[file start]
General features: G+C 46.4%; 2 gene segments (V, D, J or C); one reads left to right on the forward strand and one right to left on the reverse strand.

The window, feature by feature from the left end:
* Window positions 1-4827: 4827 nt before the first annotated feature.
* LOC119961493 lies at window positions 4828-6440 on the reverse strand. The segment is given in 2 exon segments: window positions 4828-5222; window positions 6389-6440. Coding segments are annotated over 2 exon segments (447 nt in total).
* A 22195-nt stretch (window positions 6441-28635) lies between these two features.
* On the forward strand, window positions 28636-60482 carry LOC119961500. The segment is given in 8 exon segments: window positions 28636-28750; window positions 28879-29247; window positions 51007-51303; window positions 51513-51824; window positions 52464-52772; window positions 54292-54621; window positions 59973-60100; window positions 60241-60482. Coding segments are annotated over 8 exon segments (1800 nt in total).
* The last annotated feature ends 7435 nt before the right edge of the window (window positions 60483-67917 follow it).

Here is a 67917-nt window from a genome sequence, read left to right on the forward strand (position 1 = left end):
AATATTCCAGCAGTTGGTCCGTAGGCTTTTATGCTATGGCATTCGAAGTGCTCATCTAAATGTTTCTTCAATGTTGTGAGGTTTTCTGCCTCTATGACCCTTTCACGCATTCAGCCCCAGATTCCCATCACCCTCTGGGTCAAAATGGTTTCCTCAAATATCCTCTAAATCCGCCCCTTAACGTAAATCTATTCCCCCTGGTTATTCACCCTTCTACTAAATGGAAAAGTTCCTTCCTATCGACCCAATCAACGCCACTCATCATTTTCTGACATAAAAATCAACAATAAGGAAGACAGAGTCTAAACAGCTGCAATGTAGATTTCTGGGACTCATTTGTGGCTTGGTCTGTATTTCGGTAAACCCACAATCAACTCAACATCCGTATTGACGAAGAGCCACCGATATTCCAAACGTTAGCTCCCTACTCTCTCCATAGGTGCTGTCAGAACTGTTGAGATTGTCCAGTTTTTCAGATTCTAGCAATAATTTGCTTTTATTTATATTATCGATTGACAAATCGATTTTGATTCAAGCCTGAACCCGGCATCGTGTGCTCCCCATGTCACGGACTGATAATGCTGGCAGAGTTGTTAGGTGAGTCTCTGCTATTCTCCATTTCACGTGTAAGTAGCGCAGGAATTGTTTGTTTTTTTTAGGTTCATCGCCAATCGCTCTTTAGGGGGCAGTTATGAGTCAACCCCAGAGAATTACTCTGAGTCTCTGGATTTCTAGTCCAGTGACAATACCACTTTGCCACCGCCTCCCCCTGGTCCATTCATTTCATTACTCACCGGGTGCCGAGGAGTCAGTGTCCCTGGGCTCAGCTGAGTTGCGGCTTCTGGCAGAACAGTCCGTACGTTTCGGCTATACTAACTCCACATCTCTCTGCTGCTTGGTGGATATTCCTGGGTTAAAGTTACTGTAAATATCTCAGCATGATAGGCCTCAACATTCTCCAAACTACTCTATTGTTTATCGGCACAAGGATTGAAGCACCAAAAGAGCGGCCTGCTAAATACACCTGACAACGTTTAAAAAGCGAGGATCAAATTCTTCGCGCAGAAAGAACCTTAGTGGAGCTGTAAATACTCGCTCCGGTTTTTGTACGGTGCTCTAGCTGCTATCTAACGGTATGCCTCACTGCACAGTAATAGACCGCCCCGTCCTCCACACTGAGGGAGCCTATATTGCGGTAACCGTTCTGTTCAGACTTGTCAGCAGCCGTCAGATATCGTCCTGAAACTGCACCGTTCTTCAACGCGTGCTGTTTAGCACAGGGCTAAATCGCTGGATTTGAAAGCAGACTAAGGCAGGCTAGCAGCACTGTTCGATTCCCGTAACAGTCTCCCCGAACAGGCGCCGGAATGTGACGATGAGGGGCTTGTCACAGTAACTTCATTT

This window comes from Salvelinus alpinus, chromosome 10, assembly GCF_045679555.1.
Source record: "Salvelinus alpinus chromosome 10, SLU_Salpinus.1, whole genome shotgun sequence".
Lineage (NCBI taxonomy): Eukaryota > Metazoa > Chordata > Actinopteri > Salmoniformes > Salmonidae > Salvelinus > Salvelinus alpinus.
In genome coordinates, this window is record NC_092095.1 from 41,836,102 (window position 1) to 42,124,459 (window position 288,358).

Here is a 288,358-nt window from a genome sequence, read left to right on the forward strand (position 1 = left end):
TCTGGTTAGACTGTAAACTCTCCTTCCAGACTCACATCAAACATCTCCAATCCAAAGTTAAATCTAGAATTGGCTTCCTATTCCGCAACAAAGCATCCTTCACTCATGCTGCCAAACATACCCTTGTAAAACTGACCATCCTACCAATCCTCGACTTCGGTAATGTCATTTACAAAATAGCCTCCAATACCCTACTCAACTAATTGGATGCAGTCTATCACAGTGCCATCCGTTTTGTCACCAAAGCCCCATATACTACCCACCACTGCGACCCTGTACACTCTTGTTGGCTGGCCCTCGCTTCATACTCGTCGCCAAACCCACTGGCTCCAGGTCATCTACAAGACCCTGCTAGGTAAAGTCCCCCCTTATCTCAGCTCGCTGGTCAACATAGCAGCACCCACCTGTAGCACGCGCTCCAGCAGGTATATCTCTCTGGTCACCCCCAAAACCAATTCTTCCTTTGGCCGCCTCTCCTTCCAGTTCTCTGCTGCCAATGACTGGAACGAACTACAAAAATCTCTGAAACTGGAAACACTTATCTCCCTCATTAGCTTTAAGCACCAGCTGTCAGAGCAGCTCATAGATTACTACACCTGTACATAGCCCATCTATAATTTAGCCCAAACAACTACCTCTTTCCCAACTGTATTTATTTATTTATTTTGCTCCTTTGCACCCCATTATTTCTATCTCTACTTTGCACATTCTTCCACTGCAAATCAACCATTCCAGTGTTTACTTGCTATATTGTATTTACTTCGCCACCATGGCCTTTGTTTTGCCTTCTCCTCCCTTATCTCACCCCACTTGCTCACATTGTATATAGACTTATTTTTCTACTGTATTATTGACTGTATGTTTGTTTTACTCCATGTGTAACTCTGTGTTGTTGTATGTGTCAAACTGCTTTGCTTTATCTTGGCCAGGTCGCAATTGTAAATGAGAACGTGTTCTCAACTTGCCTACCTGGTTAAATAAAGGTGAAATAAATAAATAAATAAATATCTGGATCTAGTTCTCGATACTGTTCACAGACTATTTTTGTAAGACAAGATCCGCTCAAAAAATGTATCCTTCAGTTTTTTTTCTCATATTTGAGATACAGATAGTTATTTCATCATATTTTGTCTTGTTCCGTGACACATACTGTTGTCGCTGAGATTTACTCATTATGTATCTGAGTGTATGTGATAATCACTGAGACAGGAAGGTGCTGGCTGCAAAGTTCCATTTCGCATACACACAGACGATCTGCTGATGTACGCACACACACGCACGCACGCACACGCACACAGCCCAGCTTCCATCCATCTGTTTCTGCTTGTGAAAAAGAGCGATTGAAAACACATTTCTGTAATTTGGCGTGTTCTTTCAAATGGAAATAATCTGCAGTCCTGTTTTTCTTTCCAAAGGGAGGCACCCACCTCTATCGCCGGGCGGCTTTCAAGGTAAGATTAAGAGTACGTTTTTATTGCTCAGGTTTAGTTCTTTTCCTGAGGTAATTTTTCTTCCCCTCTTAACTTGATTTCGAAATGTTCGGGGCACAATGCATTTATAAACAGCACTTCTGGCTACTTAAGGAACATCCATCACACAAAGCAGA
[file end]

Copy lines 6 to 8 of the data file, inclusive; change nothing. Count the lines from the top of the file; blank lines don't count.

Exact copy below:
* On the forward strand, window positions 28636-60482 carry LOC119961500. The segment is given in 8 exon segments: window positions 28636-28750; window positions 28879-29247; window positions 51007-51303; window positions 51513-51824; window positions 52464-52772; window positions 54292-54621; window positions 59973-60100; window positions 60241-60482. Coding segments are annotated over 8 exon segments (1800 nt in total).
* The last annotated feature ends 7435 nt before the right edge of the window (window positions 60483-67917 follow it).

Here is a 67917-nt window from a genome sequence, read left to right on the forward strand (position 1 = left end):